By DOUG FERGUSON
The Associated Press
PONTE VEDRA BEACH, Fla. — No one has ever won back-to-back at The Players Championship since it moved to the TPC Sawgrass in 1982. Rory McIlroy might have as good a chance as anyone before him.
He seems to have a chance every week he plays.
“I don’t think you ever need an extra motivation when you come to this golf tournament,” McIlroy said. “But to be the first one to defend here would be very cool.”
McIlroy showed up at The Players with some measure of disappointment from not winning last week at Bay Hill. He was two shots behind going into the final round and made two double bogeys that ended his chances of repeating his title in the Arnold Palmer Invitational.
Even so, it was his seventh consecutive top-5 finish in PGA Tour events dating to his victory in the Tour Championship last August, territory only Tiger Woods has occupied over the last 20 years. It explains why McIlroy has returned to No. 1 in the world. It explains why he is the favorite to win on the thrill-a-minute Players Stadium course at the TPC Sawgrass.
It guarantees nothing. Not here.
Woods, who is not playing this week because he says his back is not ready to compete, is a two-time winner of The Players. He had his first crack at repeating in 2002, when he was at his best. Woods won Bay Hill the week before. He won the Masters in his next start after Sawgrass. He tied for 14th in his Players title defense.
He didn’t get another try. After winning in 2013, Woods had the first of four back surgeries the following year and missed the event.
Woods isn’t alone. Adam Scott in 2005 is the only defending champion to even finish in the top 10. Scott tied for eighth.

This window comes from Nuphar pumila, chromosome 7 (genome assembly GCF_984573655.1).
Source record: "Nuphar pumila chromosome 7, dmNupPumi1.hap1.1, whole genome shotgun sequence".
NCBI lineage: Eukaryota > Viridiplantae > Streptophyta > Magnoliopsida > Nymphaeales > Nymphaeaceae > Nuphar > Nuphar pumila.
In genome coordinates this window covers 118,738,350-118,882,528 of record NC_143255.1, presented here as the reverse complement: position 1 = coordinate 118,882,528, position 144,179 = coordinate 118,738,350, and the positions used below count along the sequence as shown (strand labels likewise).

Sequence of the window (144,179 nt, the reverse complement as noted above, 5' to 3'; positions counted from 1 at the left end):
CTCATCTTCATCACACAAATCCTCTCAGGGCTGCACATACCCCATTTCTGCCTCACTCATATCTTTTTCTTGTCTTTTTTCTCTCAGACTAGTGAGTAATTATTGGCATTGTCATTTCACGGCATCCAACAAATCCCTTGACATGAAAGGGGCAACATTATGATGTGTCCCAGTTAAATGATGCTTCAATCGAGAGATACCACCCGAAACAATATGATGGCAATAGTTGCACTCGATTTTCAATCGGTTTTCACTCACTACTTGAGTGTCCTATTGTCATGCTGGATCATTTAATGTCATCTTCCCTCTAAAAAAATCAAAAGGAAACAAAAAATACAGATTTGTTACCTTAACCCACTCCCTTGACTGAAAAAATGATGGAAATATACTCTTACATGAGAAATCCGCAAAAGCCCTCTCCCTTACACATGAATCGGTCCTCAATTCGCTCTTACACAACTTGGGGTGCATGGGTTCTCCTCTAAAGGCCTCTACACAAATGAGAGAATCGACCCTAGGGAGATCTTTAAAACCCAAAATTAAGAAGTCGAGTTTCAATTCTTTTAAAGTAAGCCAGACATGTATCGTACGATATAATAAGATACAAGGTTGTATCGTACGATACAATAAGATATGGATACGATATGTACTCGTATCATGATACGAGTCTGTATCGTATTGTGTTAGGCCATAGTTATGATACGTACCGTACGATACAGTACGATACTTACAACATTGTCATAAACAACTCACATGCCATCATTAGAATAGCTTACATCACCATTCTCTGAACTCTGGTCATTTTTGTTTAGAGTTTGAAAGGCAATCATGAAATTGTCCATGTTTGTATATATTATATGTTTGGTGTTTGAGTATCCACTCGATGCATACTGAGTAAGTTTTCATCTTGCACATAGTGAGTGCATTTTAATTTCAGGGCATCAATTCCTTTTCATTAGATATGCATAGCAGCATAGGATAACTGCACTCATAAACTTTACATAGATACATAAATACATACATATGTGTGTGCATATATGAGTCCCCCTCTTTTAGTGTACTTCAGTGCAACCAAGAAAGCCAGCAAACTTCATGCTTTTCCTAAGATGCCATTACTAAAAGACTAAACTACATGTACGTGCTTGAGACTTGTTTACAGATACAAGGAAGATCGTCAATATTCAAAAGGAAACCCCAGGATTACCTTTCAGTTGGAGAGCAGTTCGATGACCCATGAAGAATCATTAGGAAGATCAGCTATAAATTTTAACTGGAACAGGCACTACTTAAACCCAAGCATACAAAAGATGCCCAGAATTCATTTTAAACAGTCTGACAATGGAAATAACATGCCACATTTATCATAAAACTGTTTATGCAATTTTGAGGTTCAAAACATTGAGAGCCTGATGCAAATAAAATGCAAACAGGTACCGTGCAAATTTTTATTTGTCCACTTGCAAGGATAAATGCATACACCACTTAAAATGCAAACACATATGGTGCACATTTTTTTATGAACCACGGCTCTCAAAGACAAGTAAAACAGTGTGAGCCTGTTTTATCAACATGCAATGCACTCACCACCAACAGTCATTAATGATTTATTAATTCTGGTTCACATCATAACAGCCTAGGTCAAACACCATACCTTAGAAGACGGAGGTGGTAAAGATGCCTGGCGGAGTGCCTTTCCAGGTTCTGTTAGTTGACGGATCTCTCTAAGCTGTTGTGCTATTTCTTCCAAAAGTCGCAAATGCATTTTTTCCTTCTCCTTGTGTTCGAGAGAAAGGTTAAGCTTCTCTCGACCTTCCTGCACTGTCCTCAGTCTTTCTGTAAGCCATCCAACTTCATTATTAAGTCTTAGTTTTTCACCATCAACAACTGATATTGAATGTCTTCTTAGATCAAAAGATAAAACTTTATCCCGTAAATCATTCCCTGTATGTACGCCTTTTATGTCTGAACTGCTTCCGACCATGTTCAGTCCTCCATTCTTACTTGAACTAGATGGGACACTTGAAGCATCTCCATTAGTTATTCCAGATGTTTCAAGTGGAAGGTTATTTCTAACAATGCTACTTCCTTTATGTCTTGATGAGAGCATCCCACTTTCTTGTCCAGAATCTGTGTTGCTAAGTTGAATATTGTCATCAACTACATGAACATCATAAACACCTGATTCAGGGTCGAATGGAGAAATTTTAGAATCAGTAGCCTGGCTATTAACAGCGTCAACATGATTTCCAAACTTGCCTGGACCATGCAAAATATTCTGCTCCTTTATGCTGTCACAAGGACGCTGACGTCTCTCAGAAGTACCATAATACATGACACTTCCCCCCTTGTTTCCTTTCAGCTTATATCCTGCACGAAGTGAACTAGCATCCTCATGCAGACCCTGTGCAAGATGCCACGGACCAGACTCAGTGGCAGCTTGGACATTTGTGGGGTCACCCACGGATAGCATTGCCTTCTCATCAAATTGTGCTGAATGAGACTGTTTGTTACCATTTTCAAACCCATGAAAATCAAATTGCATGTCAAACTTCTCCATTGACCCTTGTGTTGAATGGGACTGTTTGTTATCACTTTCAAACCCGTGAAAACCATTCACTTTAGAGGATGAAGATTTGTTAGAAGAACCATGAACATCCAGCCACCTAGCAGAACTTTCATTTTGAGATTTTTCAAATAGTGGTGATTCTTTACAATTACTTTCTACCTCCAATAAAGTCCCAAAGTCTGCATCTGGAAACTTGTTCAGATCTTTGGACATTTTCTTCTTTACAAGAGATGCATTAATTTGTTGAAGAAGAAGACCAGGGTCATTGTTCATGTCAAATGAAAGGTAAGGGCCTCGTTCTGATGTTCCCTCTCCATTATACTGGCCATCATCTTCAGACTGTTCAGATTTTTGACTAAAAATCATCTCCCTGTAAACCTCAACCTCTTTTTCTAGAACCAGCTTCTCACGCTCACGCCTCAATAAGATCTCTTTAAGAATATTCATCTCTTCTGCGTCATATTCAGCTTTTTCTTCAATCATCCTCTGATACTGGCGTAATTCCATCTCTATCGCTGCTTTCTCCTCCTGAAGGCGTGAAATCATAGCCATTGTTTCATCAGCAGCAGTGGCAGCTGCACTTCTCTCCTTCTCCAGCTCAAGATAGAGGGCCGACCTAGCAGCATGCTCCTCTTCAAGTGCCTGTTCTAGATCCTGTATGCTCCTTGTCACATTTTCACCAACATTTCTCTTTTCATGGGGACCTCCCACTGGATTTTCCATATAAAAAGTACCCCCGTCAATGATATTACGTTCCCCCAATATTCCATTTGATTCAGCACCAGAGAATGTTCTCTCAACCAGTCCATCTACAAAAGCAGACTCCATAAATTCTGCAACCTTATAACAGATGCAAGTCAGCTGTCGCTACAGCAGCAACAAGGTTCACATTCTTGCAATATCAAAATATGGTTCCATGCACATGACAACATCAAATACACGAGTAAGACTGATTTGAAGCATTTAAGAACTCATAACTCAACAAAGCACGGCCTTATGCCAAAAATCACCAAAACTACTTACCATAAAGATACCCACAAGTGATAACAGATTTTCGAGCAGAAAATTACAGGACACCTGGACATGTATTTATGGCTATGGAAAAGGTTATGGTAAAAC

Attribute that to the most famous design of Pete Dye, a course where the margin between a 65 and a 75 is not all that great. The roll call of champions suggests Sawgrass isn’t a course that suits a specific style of play. Winners include power players like Woods, McIlroy and Jason Day and relatively short hitters like Tim Clark and Fred Funk.
“There’s a lot of events where you can narrow the field down … to 25 or 30 players and say this is the group that has the best chance,” said Justin Leonard, who won in 1998 and tied for 23rd the following year. “Everybody here that’s in this tournament has the ability and the game to win.
“If anybody gives you a bet, take the field.”
McIlroy would make it tempting to bet against that.
“He’s certainly the best player in the world right now, has floated in and out of the best player in the world for his whole career it seems like,” Webb Simpson said. “His bad play and bad stretches is better than most every guy out here. And when he’s playing his best, he’s hard to beat. … He’s one of those guys you expect to be in contention every week.”
The only knock on the 30-year-old McIlroy — and that requires deep searching for criticism — is that he has converted only two of those top 5s into victories. He won big at the Tour Championship to capture the FedEx Cup, and he won in a playoff over Xander Schauffele in Shanghai.
He started too far back in Japan. Final rounds over par hurt him at Riviera (73) and Bay Hill, where his 76 was his highest closing round since the 2013 U.S. Open at Merion.
McIlroy is more worried about the process than the outcome, aware of areas of his game that need tweaking from week to week. He figures more victories will follow. For a guy who has won four times dating to The Players last year, it’s odd to hear him talk about being “not far away.”
At stake this week is the biggest purse in golf history — $15 million, with $2.7 million going to the winner. The Players typically gets the strongest field in golf from top to bottom, absent of aging champions, amateurs and open qualifiers found in the four majors.
McIlroy didn’t fall in love with the TPC Sawgrass his first few years in The Players. He missed the cut three straight years and didn’t even break par until his seventh round in competition.
He blamed that on being stubborn and trying to overpower the course. It was held in May in 2009 when he first played, when the course was firmer and faster and featured Bermuda rough. Plus, his preparation was somewhat lacking.
“The first time I played here, the weekend before I was in Vegas for a fight … missed the cut and ended up getting kicked out of the bars in Jax Beach for having a fake ID,” he said. “So I’ve come a long way.”